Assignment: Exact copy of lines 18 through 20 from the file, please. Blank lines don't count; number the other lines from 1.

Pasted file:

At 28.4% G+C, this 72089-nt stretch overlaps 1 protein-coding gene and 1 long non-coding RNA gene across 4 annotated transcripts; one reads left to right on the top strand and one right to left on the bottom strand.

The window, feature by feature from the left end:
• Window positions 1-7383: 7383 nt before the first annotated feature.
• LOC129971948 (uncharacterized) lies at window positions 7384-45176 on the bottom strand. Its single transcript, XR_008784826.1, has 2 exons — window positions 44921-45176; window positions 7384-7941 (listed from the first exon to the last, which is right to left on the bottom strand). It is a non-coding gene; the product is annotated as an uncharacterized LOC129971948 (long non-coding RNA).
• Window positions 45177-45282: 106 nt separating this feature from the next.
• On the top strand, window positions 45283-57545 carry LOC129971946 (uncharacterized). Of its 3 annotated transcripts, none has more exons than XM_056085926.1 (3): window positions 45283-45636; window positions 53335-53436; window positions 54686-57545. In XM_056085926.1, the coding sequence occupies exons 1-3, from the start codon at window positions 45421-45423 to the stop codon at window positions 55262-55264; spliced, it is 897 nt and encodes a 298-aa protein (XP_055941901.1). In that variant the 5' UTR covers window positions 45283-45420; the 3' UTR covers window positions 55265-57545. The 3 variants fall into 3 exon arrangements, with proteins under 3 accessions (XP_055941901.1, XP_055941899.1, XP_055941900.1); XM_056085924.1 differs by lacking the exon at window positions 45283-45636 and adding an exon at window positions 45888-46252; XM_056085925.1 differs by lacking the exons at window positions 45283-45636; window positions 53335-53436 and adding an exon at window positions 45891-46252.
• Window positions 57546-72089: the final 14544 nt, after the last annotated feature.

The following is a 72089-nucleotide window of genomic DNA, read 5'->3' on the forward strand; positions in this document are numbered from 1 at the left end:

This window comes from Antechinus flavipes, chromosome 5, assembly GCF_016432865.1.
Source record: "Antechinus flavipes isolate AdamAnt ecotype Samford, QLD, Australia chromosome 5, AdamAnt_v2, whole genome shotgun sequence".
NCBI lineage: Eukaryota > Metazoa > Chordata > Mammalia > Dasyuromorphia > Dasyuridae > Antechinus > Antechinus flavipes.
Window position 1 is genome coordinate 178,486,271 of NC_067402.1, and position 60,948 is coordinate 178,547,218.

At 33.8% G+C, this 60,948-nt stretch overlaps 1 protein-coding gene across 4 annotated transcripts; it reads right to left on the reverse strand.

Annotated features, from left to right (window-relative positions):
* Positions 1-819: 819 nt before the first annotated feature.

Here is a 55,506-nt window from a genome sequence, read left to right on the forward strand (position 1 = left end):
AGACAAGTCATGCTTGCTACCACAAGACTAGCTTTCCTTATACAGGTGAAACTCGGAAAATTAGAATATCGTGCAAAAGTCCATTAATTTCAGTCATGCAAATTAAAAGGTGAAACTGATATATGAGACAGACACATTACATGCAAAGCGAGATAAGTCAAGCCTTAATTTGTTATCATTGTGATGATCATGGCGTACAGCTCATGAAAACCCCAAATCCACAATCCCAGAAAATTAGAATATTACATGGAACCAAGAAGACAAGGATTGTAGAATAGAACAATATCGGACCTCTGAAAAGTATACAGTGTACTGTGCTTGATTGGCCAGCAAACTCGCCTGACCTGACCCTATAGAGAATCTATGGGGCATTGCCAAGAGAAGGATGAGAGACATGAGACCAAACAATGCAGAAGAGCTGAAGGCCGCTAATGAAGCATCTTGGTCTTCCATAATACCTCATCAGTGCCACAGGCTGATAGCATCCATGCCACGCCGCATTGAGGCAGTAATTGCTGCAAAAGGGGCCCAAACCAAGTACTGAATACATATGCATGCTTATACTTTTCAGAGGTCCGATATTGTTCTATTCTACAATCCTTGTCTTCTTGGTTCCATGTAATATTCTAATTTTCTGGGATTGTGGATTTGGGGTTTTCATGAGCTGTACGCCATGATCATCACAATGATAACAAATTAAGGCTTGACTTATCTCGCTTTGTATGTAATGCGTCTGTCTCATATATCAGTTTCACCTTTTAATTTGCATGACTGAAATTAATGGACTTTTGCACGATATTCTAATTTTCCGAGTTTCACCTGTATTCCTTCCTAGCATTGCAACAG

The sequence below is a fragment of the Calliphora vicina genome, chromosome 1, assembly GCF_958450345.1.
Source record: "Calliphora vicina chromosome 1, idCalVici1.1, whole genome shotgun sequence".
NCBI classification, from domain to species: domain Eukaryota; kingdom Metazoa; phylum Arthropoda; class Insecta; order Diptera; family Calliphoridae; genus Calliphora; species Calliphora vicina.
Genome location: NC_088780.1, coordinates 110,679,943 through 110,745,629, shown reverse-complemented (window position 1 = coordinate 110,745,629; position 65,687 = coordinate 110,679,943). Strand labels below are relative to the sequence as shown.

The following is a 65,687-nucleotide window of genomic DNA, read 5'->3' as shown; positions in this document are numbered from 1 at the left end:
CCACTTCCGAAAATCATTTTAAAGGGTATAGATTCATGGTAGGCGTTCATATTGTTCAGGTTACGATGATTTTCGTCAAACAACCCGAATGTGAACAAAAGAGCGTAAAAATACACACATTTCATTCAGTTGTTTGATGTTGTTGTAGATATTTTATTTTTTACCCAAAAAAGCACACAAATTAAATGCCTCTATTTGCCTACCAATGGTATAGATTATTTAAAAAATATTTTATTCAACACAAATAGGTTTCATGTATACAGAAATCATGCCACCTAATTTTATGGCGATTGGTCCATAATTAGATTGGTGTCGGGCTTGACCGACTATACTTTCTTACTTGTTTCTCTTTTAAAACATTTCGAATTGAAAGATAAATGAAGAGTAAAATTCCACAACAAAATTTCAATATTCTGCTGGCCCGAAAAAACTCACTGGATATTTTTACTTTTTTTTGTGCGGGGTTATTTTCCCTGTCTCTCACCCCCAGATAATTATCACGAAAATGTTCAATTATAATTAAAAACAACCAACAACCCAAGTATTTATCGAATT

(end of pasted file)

The sequence below is a fragment of the Calliphora vicina genome, chromosome 1, assembly GCF_958450345.1.
Source record: "Calliphora vicina chromosome 1, idCalVici1.1, whole genome shotgun sequence".
NCBI classification, from domain to species: domain Eukaryota; kingdom Metazoa; phylum Arthropoda; class Insecta; order Diptera; family Calliphoridae; genus Calliphora; species Calliphora vicina.